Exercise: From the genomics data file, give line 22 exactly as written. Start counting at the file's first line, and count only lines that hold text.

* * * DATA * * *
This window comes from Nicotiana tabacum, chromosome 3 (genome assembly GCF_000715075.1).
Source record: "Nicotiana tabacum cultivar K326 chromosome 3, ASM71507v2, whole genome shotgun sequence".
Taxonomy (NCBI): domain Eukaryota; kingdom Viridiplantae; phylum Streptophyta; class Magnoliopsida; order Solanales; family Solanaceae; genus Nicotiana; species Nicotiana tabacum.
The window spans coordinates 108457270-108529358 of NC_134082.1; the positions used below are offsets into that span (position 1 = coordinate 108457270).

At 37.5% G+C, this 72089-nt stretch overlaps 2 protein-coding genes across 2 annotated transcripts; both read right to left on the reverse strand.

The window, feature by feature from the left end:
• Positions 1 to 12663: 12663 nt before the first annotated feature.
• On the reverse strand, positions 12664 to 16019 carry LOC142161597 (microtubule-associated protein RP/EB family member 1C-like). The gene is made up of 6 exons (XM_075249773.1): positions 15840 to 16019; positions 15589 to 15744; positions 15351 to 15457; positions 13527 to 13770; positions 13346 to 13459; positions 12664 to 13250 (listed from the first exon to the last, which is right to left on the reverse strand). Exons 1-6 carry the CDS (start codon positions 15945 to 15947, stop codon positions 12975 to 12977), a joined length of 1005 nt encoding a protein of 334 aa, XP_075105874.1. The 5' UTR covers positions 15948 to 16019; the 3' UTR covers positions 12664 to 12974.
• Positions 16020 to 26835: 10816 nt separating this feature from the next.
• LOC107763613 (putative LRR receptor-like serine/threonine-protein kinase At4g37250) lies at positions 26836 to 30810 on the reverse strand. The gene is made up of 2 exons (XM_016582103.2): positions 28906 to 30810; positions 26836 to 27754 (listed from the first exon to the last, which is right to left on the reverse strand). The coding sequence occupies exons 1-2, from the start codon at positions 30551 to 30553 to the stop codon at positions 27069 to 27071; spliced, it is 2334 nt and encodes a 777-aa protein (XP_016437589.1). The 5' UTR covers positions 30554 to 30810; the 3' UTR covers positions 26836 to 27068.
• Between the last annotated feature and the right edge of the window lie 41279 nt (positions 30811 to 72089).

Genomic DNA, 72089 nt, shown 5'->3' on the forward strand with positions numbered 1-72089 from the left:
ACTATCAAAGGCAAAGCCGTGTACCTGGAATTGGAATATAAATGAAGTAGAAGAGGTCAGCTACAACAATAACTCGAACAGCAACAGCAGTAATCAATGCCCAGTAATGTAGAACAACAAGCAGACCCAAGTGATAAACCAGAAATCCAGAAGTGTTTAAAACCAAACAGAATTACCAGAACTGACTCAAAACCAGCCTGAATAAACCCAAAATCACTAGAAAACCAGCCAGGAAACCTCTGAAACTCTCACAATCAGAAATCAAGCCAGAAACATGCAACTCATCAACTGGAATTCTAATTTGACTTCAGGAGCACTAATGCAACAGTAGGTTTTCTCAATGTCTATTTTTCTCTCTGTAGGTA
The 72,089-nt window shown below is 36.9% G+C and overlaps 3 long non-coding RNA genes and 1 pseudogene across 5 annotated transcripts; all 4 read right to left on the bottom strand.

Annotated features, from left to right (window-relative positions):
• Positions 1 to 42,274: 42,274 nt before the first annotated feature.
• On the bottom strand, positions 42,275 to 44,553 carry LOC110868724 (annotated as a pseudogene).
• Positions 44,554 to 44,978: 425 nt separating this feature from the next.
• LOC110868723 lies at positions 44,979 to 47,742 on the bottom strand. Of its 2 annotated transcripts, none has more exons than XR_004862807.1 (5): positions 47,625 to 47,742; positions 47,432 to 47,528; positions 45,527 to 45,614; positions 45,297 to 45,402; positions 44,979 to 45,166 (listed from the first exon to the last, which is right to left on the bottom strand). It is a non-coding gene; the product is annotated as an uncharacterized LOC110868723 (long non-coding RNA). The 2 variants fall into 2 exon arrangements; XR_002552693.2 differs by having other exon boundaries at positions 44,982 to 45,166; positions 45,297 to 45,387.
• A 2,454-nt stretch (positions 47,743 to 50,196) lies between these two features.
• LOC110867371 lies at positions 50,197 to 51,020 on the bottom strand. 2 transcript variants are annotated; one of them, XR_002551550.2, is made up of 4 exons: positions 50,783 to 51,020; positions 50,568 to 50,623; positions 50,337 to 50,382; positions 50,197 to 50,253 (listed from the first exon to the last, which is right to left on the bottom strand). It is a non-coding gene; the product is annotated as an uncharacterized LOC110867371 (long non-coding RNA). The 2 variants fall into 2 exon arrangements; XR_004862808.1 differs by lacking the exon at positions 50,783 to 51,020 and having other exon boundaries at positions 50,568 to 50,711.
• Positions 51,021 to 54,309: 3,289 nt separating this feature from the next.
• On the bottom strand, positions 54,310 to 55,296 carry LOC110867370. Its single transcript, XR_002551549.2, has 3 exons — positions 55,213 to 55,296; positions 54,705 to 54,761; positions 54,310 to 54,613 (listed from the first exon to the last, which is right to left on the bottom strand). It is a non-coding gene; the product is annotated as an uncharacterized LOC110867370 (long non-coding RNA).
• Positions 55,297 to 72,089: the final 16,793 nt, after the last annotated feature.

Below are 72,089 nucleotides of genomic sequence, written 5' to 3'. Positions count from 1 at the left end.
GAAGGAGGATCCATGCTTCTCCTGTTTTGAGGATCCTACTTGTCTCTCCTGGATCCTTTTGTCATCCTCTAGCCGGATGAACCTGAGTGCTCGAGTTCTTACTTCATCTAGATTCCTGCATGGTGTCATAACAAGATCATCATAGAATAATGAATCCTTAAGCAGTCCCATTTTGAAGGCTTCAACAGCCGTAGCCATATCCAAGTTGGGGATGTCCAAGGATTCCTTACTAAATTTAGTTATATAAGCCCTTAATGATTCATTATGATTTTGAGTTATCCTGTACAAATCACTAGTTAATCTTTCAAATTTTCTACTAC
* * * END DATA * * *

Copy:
• Positions 51,021 to 54,309: 3,289 nt separating this feature from the next.